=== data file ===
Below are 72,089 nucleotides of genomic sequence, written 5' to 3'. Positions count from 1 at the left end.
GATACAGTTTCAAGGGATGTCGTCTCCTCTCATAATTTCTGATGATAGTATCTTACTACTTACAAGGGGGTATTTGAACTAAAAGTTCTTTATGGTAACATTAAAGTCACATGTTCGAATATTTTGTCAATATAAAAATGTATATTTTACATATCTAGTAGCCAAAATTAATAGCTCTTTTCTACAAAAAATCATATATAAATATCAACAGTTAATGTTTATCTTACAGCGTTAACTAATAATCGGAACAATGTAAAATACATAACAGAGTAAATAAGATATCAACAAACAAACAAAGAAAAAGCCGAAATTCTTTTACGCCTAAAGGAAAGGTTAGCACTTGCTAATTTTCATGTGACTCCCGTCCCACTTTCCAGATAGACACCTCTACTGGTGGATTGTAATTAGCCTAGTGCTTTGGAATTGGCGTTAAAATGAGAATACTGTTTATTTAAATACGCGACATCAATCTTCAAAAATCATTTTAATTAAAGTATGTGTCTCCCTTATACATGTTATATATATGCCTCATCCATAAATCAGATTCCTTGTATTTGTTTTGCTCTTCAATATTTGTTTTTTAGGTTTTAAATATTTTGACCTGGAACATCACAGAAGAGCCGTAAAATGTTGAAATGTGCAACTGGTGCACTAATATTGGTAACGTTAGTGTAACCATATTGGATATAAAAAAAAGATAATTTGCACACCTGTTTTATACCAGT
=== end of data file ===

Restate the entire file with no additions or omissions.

Below are 72,089 nucleotides of genomic sequence, written 5' to 3'. Positions count from 1 at the left end.
GATACAGTTTCAAGGGATGTCGTCTCCTCTCATAATTTCTGATGATAGTATCTTACTACTTACAAGGGGGTATTTGAACTAAAAGTTCTTTATGGTAACATTAAAGTCACATGTTCGAATATTTTGTCAATATAAAAATGTATATTTTACATATCTAGTAGCCAAAATTAATAGCTCTTTTCTACAAAAAATCATATATAAATATCAACAGTTAATGTTTATCTTACAGCGTTAACTAATAATCGGAACAATGTAAAATACATAACAGAGTAAATAAGATATCAACAAACAAACAAAGAAAAAGCCGAAATTCTTTTACGCCTAAAGGAAAGGTTAGCACTTGCTAATTTTCATGTGACTCCCGTCCCACTTTCCAGATAGACACCTCTACTGGTGGATTGTAATTAGCCTAGTGCTTTGGAATTGGCGTTAAAATGAGAATACTGTTTATTTAAATACGCGACATCAATCTTCAAAAATCATTTTAATTAAAGTATGTGTCTCCCTTATACATGTTATATATATGCCTCATCCATAAATCAGATTCCTTGTATTTGTTTTGCTCTTCAATATTTGTTTTTTAGGTTTTAAATATTTTGACCTGGAACATCACAGAAGAGCCGTAAAATGTTGAAATGTGCAACTGGTGCACTAATATTGGTAACGTTAGTGTAACCATATTGGATATAAAAAAAAGATAATTTGCACACCTGTTTTATACCAGT